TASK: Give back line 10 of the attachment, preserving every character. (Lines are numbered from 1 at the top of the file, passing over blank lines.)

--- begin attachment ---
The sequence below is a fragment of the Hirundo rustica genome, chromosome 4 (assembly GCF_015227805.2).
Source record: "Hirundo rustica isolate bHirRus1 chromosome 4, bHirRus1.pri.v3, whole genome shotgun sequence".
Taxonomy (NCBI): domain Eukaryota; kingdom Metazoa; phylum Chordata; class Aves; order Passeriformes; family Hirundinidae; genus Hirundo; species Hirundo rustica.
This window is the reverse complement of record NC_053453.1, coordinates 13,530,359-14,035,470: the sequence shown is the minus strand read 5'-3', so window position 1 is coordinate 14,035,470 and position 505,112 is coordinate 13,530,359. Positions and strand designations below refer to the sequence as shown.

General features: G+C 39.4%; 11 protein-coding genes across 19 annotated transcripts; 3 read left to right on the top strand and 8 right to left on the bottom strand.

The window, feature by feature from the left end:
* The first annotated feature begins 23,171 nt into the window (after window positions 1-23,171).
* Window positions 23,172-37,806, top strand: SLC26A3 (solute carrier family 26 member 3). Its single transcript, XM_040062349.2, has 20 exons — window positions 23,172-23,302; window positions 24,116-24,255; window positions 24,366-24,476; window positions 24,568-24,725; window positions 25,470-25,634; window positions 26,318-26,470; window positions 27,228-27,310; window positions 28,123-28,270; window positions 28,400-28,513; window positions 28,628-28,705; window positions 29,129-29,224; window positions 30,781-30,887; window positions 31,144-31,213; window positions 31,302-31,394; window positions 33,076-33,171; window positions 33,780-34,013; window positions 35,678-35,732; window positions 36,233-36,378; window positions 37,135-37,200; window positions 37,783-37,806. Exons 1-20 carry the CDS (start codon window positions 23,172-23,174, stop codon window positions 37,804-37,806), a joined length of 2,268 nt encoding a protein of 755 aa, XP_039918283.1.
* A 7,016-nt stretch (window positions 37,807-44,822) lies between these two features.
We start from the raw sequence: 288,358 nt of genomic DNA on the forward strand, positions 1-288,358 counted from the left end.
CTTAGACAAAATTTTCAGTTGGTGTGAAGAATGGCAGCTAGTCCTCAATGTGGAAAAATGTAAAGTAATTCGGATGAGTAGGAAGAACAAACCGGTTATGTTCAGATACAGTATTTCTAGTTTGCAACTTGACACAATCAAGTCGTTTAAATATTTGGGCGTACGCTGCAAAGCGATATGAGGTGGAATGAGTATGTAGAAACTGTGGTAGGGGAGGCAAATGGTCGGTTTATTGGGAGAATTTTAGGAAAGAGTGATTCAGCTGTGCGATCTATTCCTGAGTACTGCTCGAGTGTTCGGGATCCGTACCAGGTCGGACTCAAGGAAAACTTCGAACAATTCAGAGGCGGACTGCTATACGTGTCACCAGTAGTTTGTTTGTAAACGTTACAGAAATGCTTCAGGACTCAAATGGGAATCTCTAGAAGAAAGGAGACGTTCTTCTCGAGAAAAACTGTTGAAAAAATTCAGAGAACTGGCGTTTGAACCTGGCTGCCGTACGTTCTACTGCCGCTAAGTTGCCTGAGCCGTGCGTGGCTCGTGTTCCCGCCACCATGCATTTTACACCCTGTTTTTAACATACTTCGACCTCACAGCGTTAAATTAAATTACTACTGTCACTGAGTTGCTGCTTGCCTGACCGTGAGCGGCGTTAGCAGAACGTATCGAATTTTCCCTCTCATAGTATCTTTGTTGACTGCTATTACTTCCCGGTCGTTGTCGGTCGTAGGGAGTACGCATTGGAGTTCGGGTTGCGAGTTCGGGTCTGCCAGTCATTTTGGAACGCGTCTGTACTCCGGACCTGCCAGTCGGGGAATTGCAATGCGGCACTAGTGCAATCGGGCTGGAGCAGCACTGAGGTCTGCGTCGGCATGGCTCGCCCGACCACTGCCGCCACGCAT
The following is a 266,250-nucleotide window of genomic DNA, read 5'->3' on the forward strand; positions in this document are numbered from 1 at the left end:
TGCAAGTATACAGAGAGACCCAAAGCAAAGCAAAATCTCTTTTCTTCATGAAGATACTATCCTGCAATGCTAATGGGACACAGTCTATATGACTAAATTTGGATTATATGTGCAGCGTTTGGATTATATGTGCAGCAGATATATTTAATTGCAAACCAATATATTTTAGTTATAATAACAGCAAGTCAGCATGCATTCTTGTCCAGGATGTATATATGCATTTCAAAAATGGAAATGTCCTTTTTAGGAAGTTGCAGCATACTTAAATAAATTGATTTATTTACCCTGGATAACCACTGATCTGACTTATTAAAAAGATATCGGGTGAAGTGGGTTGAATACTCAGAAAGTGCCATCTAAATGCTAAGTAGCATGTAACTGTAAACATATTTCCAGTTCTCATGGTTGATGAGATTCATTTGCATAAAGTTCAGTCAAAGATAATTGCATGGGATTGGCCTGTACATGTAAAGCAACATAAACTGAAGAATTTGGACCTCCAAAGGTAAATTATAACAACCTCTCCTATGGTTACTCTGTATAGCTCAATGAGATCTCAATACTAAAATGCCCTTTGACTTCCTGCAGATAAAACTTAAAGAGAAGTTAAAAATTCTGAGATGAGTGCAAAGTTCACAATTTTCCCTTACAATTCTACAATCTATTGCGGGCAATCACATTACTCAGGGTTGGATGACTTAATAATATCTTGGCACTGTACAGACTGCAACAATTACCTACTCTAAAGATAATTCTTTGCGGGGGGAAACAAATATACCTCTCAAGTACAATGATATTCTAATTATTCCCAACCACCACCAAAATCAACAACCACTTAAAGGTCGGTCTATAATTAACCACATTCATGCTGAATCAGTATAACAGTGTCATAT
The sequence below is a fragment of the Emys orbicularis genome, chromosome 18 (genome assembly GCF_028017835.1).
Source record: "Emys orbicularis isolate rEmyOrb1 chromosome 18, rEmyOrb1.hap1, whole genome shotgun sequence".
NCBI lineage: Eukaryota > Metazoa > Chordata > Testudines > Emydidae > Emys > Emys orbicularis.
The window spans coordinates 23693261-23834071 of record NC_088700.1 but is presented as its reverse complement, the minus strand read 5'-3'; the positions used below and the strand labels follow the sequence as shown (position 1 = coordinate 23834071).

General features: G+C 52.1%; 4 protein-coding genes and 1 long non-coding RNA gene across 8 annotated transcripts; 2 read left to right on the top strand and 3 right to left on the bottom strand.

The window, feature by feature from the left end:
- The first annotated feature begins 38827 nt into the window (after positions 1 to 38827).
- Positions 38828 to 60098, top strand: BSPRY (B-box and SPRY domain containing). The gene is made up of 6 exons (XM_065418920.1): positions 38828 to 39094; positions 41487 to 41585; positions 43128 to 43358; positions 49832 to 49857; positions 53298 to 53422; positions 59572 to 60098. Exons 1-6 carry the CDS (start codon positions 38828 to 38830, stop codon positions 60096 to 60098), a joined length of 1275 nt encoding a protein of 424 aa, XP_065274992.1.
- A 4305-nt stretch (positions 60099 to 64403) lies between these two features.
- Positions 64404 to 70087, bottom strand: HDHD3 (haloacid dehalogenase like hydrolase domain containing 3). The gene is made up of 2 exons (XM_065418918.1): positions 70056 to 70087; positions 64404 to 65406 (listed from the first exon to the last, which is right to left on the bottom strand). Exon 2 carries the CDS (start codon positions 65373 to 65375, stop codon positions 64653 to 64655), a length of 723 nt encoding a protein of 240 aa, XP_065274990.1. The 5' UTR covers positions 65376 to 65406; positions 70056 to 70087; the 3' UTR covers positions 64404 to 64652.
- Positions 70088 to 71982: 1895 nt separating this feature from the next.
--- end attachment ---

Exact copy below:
We start from the raw sequence: 288,358 nt of genomic DNA on the forward strand, positions 1-288,358 counted from the left end.